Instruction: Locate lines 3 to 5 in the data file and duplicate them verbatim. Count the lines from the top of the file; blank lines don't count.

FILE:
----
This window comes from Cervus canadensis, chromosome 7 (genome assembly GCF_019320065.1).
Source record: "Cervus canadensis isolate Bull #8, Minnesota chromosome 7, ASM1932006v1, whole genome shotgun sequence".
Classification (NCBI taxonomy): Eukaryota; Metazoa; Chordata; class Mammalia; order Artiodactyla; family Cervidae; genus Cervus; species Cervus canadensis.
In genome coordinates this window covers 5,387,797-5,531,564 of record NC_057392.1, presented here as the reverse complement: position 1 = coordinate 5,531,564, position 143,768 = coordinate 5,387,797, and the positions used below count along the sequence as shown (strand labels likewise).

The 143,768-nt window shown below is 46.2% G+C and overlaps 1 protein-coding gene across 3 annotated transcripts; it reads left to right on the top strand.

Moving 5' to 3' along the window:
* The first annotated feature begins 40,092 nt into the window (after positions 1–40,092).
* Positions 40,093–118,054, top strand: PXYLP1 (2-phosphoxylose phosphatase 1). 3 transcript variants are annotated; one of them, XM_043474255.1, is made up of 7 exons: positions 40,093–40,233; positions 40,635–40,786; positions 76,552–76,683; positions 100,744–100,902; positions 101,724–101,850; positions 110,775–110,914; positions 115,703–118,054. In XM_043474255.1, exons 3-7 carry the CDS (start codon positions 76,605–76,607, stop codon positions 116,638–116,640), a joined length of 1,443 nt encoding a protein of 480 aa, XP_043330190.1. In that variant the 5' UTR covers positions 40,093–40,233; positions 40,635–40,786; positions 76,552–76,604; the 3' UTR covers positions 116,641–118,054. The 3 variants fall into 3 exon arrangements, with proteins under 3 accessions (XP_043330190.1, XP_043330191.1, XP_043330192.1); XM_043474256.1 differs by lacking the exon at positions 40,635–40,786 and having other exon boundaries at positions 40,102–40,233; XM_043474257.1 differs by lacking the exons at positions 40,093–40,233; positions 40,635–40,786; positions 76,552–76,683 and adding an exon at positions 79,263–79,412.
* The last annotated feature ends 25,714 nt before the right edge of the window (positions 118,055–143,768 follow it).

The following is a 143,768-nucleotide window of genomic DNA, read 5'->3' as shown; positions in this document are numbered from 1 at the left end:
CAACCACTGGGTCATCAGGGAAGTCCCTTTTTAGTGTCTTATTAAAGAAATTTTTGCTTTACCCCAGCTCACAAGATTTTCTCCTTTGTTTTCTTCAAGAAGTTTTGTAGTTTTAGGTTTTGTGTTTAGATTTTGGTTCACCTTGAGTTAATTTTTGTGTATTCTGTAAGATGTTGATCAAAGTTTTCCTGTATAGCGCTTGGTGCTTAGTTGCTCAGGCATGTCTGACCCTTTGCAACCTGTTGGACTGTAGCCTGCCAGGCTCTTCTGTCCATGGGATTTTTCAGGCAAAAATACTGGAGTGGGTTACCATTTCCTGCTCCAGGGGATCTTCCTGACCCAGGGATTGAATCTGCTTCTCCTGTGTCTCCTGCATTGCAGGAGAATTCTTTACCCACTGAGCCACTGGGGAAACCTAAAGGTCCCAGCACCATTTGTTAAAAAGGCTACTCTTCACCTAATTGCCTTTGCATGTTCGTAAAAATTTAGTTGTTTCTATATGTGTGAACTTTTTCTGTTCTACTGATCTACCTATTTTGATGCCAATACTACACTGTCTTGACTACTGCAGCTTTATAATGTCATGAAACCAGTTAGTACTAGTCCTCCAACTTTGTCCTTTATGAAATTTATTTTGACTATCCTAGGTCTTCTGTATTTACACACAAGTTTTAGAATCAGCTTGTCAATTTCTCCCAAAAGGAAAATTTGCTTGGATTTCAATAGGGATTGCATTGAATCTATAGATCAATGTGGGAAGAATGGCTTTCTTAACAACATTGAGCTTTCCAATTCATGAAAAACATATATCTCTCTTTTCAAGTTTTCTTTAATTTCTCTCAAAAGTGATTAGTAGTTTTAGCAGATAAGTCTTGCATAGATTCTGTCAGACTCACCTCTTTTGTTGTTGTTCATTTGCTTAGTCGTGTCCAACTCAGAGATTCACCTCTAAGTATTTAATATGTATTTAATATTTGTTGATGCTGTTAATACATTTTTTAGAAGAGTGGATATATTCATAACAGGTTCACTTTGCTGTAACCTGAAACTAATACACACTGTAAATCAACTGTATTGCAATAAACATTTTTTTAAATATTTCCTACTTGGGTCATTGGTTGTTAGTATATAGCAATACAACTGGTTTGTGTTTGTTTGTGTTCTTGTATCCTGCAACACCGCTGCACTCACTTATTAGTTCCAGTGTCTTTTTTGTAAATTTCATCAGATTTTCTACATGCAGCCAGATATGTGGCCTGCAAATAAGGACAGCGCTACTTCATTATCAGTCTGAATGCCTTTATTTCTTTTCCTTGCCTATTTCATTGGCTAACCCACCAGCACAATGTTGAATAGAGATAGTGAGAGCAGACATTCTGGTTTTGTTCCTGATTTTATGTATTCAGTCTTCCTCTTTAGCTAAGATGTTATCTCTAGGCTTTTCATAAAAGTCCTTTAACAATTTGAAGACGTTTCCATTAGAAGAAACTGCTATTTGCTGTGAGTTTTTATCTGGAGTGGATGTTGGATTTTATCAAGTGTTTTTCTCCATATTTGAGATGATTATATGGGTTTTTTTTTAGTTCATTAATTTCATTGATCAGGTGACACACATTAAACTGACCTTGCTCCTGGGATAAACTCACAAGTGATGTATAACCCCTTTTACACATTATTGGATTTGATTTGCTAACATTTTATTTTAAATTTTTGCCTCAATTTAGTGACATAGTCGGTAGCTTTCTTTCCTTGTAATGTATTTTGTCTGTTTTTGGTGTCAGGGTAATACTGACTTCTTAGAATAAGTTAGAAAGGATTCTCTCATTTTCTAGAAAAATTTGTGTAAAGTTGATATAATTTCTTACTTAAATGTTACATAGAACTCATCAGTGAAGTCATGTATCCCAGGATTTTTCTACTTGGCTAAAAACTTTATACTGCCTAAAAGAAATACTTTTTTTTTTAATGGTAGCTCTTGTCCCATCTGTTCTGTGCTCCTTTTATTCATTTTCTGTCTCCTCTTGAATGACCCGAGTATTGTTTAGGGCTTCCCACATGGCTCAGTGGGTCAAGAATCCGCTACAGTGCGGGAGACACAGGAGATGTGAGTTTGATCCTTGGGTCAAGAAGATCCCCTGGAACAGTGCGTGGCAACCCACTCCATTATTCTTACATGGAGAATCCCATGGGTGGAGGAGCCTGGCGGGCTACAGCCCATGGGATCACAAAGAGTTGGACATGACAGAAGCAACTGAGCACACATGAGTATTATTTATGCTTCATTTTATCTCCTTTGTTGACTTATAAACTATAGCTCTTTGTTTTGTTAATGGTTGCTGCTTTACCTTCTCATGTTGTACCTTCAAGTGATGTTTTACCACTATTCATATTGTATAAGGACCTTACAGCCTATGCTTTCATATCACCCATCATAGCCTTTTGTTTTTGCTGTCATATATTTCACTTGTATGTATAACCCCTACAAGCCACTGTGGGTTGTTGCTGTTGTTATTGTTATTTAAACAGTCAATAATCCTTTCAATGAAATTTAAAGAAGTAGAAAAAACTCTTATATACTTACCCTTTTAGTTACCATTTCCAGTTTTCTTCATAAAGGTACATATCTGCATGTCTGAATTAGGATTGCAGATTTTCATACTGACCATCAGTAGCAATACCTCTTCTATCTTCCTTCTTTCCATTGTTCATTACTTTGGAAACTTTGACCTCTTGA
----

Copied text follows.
Classification (NCBI taxonomy): Eukaryota; Metazoa; Chordata; class Mammalia; order Artiodactyla; family Cervidae; genus Cervus; species Cervus canadensis.
In genome coordinates this window covers 5,387,797-5,531,564 of record NC_057392.1, presented here as the reverse complement: position 1 = coordinate 5,531,564, position 143,768 = coordinate 5,387,797, and the positions used below count along the sequence as shown (strand labels likewise).

The 143,768-nt window shown below is 46.2% G+C and overlaps 1 protein-coding gene across 3 annotated transcripts; it reads left to right on the top strand.